Friday, 26 October 2012
Technology can be super awesome – but it can also be really scary. One of the latest retail trends uses modern technology to embed chips in products so that they can be tracked during shipment and in store. The chips are called RFID chips short for radio frequency identification (it's featured to the left). The goal is for marketers to be able to track where you are with a product, once the chip passes a sensor you’re tagged. It’s stalking to a new level. It’s creepy enough in your handbag, but what’s even stranger is that some parents want to embed the chips in their children like tracking devices.
A school in California is already doing it – they use the chips to take attendance and to track what meals students choose at lunch time. The potential for research is evident, you could use the data for something as simple as learning which lunch time specials are more popular, or you could use it to track a student’s movement throughout the day to determine if the child is hyper active. Another bonus is that using the chips to take attendance cuts down on wasted time in the class room, the California institution says that use of the chips is set to provide an additional 3,000 hours of instruction per year. That’s a lot of extra time for students to learn, and hey isn’t that what school’s all about? Another school in Missouri is using RFID chips to track its school bus system in order to ensure the system runs smoothly. A school in Texas uses the system through student ID cards to track a student’s movements through the campus.
The technology has a ton of positive advantages but aside from all the benefits the chips come with some concerns. Parents still have concerns (and rightly so) about their children’s privacy. How long can the chips store the data? Where does the data end up? It all depends on whose recording it and for what purpose. Some systems that focus merely on capturing behavioral data of students track individuals through meaningless ID numbers others create full profiles. So the privacy level depends. Some have suggested that using the chips to track students is an equivalent to treating them like a herd of cattle and if you’ve got a really detailed system in place it’s hard to disagree. After all RFID would give you a complete mark up of every step the child took – it’s kind of crazy.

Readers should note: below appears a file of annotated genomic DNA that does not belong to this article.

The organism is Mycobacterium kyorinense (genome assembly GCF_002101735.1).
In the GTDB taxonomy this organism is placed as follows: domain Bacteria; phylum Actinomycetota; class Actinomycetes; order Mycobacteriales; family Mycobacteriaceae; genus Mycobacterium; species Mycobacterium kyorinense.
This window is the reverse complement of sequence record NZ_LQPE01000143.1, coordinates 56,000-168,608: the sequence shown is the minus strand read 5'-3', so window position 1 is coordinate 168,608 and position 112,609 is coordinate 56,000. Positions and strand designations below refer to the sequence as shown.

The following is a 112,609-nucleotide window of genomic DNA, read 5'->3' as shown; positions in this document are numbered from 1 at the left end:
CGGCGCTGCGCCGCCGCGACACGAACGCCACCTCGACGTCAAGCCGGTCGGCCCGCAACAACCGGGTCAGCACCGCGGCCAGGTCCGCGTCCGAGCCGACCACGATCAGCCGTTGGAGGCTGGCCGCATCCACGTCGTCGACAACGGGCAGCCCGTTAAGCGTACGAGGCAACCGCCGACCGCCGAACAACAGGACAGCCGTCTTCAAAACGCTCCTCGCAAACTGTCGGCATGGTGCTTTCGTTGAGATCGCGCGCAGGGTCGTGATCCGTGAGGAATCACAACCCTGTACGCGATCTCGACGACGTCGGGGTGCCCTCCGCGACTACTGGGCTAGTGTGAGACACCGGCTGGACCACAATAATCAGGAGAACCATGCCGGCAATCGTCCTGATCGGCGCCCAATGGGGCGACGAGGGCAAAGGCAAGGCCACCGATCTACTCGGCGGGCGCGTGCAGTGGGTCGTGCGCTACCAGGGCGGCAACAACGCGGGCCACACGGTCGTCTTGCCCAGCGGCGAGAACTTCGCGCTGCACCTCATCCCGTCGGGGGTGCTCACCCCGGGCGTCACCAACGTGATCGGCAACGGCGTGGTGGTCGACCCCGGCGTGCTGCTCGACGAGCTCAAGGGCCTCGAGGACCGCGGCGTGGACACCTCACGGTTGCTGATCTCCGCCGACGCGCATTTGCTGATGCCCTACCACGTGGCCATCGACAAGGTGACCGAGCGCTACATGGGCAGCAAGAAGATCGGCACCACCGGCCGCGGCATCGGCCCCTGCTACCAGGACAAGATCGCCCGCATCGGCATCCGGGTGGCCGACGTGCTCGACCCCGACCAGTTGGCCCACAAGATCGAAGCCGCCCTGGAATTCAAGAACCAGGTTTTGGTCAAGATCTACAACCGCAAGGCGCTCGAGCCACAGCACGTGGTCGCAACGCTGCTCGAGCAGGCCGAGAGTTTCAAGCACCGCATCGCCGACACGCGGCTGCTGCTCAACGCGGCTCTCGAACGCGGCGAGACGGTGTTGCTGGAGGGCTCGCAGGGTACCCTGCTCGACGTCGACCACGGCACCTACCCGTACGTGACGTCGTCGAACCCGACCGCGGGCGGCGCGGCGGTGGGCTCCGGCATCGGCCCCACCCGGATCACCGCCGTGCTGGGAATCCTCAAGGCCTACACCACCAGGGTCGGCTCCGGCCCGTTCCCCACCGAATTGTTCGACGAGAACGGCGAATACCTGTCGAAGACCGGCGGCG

How the child carries the chip is also up for debate. Currently the chips have been embedded in student ID cards, or on bracelets, but certain schools have even embedded them in school uniforms. Scientists have even been talking about embedding the chips in children’s skin in the near future. It sounds like a freaky-science fiction movie meant to go wrong if you ask me. But it’s also got its benefits, if a kid was kidnapped or ran away RFID can help find them. Several companies believe that the practice will become commonplace, and among the believers is giant AT&T. But if we get too comfortable with the chips and it becomes a norm amongst students and the overall population, who’s to say the chips can’t eventually be used by the government or even corporations to track consumers everywhere? Would there be regulations instituted for the sake of privacy?
What do you think? Would you want your kid tracked by RFID?